Over the course of the summer, every participant in the project created a daily #sixwordstory. Sometimes they were humorous. Sometimes dire. Occasionally they were rushed, but they were always insightful. At morning standup meetings team members shared their six word stories as a way of capturing and communicating their present thinking about the project. At the end of the project, each participant used their collection of six word stories to reflect on the project, the ways in which it changed them, their accomplishments, and opportunities for improvement. Those reflections are below.
If, someday in the future, I decided to open a machine shop of my own…the space would be social. That means food and project displays and Happy Hours. Giving users a reason to step away from whatever they’re making and talk with other people, be that getting to know what others are working on or who others are outside of the shop. Not only do I want to foster a culture where users get help from other users, but for them to get more out of the space than just being able to use the machines.
If I could synthesize what I learned in this project, I would say this: Question everything and create purposefully to find answers. As crucial as it is to think through designs and ideas fully, those ideas are worthless unless manifested. Only in some physical form do they create value and impact… Thinking is the easy part. Acting on your conclusions and turning them into something that is worthwhile is the hard part.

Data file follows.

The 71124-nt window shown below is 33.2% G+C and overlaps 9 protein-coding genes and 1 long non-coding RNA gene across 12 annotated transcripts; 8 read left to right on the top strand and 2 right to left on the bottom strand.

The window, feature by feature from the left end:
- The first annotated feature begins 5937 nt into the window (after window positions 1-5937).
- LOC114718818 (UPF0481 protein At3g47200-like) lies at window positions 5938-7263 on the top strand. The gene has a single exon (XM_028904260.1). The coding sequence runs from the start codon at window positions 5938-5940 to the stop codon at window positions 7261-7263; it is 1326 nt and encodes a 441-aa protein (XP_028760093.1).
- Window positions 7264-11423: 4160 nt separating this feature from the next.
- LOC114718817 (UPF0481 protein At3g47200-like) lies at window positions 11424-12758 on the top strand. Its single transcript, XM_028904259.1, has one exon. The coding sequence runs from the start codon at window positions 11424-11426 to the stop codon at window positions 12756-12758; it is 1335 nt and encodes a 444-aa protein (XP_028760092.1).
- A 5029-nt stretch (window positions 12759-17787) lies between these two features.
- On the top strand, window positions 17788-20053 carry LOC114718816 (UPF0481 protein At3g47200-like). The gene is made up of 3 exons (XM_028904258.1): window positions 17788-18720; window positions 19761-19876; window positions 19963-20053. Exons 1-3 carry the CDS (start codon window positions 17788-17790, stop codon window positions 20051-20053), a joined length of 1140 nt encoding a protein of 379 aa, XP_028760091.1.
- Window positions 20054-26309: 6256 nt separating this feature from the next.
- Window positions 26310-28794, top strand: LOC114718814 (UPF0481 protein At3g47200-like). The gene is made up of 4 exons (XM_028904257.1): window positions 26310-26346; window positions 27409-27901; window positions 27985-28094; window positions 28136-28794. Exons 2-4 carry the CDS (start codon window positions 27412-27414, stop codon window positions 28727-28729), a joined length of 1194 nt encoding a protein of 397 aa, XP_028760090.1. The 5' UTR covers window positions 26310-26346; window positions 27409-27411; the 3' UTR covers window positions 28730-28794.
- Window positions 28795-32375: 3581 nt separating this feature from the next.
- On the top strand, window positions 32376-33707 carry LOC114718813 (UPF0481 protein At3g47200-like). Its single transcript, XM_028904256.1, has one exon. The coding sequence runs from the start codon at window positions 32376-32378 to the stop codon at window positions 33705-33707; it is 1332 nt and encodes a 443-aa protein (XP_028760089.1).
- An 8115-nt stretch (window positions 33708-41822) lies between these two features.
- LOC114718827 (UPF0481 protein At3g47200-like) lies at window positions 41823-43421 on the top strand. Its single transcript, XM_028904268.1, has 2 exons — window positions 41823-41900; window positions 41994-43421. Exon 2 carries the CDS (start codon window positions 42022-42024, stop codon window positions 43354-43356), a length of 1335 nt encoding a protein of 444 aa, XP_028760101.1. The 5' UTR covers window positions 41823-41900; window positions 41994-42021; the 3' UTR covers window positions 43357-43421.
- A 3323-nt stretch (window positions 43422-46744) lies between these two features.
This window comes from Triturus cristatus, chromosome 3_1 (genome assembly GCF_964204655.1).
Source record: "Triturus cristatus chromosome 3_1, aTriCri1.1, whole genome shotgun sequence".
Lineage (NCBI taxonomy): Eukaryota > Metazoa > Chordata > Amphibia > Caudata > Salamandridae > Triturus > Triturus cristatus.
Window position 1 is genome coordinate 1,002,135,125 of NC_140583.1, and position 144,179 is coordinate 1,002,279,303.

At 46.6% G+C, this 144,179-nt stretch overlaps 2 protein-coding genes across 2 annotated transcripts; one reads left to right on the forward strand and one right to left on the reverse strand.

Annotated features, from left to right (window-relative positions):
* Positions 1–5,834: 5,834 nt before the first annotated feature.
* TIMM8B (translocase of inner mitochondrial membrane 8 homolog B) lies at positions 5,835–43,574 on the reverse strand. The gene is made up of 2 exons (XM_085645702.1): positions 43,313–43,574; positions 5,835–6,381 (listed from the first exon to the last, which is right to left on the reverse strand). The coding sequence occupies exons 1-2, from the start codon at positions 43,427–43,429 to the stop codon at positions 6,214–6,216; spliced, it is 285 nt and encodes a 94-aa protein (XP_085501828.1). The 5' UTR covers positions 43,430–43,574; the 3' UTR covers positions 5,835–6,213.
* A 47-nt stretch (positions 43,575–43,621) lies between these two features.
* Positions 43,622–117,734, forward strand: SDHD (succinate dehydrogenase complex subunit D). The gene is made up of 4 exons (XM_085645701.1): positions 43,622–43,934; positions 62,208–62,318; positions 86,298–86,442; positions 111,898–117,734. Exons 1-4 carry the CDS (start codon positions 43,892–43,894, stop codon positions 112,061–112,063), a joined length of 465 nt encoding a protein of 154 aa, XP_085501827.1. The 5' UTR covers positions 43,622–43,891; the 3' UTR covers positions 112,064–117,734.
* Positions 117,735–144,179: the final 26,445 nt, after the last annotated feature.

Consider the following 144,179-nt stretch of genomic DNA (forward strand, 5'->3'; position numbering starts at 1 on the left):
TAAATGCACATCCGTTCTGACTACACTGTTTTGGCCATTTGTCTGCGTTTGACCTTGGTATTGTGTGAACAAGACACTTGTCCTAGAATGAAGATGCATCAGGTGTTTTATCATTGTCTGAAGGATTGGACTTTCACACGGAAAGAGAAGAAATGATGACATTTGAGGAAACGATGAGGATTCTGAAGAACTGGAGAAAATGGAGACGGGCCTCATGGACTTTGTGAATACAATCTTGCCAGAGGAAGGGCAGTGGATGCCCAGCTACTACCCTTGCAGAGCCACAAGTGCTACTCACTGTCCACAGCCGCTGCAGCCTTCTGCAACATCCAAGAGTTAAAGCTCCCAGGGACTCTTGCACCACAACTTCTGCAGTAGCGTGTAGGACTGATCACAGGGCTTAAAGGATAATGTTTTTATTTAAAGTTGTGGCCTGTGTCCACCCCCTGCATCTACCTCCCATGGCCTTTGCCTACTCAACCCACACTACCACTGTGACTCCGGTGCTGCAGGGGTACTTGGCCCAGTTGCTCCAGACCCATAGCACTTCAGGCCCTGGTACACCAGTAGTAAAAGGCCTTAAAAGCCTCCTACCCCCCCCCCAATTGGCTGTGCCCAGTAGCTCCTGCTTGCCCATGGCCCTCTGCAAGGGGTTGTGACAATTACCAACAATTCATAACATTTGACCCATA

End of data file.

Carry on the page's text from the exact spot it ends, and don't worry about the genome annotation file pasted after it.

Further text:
Isabel "Izzy" Harrison
Six months ago I spent a foggy morning sitting by the beach designing ductwork (and avoiding writing this reflection). Weeks after our summer project had wrapped up, I was sitting at home on vacation, still too excited about this project to be doing anything else. Today I am sitting at the desk I created in our new woodshop. Just a couple weeks ago we formally opened the doors, and we have already trained around 20 community members. Just eight months ago, this was merely an idea in my head.
Over the course of the summer, I learned a lot about how to plan and end projects. I joined this experience with very vague expectations; I wanted to make an impact, with little definition of what that looked like or how I would get there. As the summer progressed, I slowly picked up what made a project really last. Rather than starting projects with an idea and a direction, start with the end in mind.
When working this summer, I realized that there is a gentle balance between two of my six word stories, “Too much urgency leads to mistakes,” and “Too much thinking, not enough making.”…If I were to do this again I would follow this new six word story, “Plan for the possible, not possible.” Really understanding how you work can be really powerful when planning. Personally, sometimes I get caught up in what is actually possible and not what is actually probable.
If you want to make a change, whether it be big or small, it is necessary to know why you want to make the change and what goals the result should accomplish. Without synthesizing the answers to these questions, the change has no purpose. But often, breaking down these initial ideas takes time and a great deal of thinking. It may feel like you are going nowhere, but push through and the resulting work you do will feel much more purposeful and fulfilling.